The NFPA (National Fire Protection Association) doesn't decide how many inputs or outputs can be on a fire alarm panel, and they don't decide how many zones we can attach to a fire alarm control panel. These decisions are left up to the manufacturer of the panel.
The NFPA, however, does indirectly control how well the panel is going to work. Once the panel is designed and ready, the manufacturer has to get the panel tested by a third party, nationally known testing laboratory like UL, ULC, FM, CE, Etc. The tests are performed using NFPA rules. Once the panel has been tested to work, and listed by the laboratory as being a functioning Fire Alarm Control Panel, then the manufacturer can sell it.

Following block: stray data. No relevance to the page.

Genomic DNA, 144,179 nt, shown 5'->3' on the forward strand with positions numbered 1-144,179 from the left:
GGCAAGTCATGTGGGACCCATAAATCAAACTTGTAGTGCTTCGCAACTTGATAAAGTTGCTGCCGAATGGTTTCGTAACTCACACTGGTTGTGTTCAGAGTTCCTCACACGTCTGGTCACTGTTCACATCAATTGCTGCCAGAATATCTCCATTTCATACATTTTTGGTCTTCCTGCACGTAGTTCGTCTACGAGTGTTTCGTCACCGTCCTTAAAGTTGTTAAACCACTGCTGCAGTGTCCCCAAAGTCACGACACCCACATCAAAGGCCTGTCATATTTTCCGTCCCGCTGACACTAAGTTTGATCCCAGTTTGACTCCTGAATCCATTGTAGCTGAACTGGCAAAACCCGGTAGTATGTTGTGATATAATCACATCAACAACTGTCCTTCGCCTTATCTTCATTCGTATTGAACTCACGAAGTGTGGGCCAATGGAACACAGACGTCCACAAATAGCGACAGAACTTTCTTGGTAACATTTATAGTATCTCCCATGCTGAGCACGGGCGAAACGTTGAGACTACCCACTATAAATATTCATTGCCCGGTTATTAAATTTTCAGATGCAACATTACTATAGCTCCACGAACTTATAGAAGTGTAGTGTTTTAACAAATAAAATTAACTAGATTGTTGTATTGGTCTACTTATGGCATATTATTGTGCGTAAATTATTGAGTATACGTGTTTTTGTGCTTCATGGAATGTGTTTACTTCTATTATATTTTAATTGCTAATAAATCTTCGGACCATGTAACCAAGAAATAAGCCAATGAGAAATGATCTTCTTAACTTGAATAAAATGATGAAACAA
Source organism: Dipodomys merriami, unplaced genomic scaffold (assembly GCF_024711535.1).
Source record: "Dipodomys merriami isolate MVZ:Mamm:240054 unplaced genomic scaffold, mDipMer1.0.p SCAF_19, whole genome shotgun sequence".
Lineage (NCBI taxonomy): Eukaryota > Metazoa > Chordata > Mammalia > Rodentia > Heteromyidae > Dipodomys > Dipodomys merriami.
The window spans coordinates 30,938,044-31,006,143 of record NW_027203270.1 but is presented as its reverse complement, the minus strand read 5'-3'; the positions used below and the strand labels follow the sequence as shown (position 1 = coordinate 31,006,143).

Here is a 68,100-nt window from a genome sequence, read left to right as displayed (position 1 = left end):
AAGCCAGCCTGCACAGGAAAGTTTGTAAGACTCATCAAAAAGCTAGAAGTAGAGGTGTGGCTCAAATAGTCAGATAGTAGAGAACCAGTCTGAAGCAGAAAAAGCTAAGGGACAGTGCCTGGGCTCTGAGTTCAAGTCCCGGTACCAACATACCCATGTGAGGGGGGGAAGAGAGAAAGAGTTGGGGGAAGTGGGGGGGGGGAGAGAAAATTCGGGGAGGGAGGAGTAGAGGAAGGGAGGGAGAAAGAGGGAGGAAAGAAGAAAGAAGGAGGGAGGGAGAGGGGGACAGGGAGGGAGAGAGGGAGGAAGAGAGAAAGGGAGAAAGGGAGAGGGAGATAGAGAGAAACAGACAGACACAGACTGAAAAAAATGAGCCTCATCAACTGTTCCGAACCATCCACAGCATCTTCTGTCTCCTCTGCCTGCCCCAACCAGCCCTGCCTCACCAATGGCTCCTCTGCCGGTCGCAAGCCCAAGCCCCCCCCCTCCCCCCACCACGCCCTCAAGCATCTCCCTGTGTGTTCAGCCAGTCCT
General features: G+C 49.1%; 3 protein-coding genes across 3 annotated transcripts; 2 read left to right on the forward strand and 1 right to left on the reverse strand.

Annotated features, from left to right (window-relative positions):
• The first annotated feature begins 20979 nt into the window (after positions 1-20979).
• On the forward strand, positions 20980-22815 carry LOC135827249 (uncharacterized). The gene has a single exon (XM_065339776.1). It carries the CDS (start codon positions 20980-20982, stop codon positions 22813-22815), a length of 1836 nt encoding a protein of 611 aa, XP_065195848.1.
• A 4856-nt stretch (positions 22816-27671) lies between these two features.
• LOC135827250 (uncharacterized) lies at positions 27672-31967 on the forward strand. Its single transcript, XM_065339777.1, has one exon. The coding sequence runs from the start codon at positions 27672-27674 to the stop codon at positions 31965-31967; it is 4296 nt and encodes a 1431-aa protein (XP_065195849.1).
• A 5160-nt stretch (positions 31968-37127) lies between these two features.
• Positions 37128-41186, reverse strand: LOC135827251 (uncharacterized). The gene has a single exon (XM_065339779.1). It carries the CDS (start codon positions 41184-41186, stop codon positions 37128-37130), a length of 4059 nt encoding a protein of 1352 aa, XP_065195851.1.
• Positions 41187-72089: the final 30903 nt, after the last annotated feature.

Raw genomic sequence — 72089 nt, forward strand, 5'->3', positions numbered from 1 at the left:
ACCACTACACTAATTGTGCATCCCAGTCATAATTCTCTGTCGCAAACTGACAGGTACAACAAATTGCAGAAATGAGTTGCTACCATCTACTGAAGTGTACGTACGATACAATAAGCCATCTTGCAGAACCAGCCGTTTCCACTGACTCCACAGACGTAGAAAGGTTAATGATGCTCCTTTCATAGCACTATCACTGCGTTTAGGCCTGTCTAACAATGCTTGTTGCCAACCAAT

The NFPA doesn't put a limit on zones. High-rise buildings can have conventional fire alarm systems with 40 to 100 input zones and that many output zones. Addressable fire alarm systems that use each device as an input or output zone can have thousands of input and output zones.
The number of input zones and output zones is really determined by what is needed in a building. The panel and the zones on the panel, then, have to match the building.